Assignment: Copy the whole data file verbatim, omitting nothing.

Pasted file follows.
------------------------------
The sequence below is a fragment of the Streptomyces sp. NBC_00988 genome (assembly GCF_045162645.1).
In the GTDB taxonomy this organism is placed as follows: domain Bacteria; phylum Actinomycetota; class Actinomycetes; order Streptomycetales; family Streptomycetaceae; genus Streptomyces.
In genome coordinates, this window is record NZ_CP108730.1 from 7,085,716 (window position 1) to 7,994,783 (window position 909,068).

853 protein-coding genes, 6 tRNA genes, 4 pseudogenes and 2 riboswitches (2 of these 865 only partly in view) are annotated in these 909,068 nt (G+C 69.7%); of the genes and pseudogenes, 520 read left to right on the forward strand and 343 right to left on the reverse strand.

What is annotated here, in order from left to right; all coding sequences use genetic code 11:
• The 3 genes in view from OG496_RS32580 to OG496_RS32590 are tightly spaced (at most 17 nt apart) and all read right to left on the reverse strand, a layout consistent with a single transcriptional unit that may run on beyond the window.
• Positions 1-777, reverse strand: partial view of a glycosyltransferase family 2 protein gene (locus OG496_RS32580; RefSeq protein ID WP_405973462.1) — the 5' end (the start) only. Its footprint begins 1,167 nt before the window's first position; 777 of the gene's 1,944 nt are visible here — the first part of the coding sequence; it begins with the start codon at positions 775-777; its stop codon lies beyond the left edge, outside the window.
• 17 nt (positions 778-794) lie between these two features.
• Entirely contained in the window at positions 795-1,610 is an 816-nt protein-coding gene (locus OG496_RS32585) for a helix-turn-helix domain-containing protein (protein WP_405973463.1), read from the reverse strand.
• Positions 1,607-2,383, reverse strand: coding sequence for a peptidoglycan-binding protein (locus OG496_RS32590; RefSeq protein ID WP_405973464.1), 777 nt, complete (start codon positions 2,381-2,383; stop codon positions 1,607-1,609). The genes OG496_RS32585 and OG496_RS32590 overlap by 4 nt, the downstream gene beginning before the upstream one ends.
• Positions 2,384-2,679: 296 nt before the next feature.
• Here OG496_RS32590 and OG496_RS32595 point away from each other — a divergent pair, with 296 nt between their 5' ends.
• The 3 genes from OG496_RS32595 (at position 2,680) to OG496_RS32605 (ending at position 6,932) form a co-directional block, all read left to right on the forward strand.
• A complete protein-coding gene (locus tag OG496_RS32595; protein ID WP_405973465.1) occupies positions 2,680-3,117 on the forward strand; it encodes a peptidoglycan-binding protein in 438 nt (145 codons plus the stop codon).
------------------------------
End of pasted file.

The sequence below is a fragment of the Streptomyces sp. NBC_00988 genome (assembly GCF_045162645.1).
In the GTDB taxonomy this organism is placed as follows: domain Bacteria; phylum Actinomycetota; class Actinomycetes; order Streptomycetales; family Streptomycetaceae; genus Streptomyces.
In genome coordinates, this window is record NZ_CP108730.1 from 7,085,716 (window position 1) to 7,994,783 (window position 909,068).

853 protein-coding genes, 6 tRNA genes, 4 pseudogenes and 2 riboswitches (2 of these 865 only partly in view) are annotated in these 909,068 nt (G+C 69.7%); of the genes and pseudogenes, 520 read left to right on the forward strand and 343 right to left on the reverse strand.

What is annotated here, in order from left to right; all coding sequences use genetic code 11:
• The 3 genes in view from OG496_RS32580 to OG496_RS32590 are tightly spaced (at most 17 nt apart) and all read right to left on the reverse strand, a layout consistent with a single transcriptional unit that may run on beyond the window.
• Positions 1-777, reverse strand: partial view of a glycosyltransferase family 2 protein gene (locus OG496_RS32580; RefSeq protein ID WP_405973462.1) — the 5' end (the start) only. Its footprint begins 1,167 nt before the window's first position; 777 of the gene's 1,944 nt are visible here — the first part of the coding sequence; it begins with the start codon at positions 775-777; its stop codon lies beyond the left edge, outside the window.
• 17 nt (positions 778-794) lie between these two features.
• Entirely contained in the window at positions 795-1,610 is an 816-nt protein-coding gene (locus OG496_RS32585) for a helix-turn-helix domain-containing protein (protein WP_405973463.1), read from the reverse strand.
• Positions 1,607-2,383, reverse strand: coding sequence for a peptidoglycan-binding protein (locus OG496_RS32590; RefSeq protein ID WP_405973464.1), 777 nt, complete (start codon positions 2,381-2,383; stop codon positions 1,607-1,609). The genes OG496_RS32585 and OG496_RS32590 overlap by 4 nt, the downstream gene beginning before the upstream one ends.
• Positions 2,384-2,679: 296 nt before the next feature.
• Here OG496_RS32590 and OG496_RS32595 point away from each other — a divergent pair, with 296 nt between their 5' ends.
• The 3 genes from OG496_RS32595 (at position 2,680) to OG496_RS32605 (ending at position 6,932) form a co-directional block, all read left to right on the forward strand.
• A complete protein-coding gene (locus tag OG496_RS32595; protein ID WP_405973465.1) occupies positions 2,680-3,117 on the forward strand; it encodes a peptidoglycan-binding protein in 438 nt (145 codons plus the stop codon).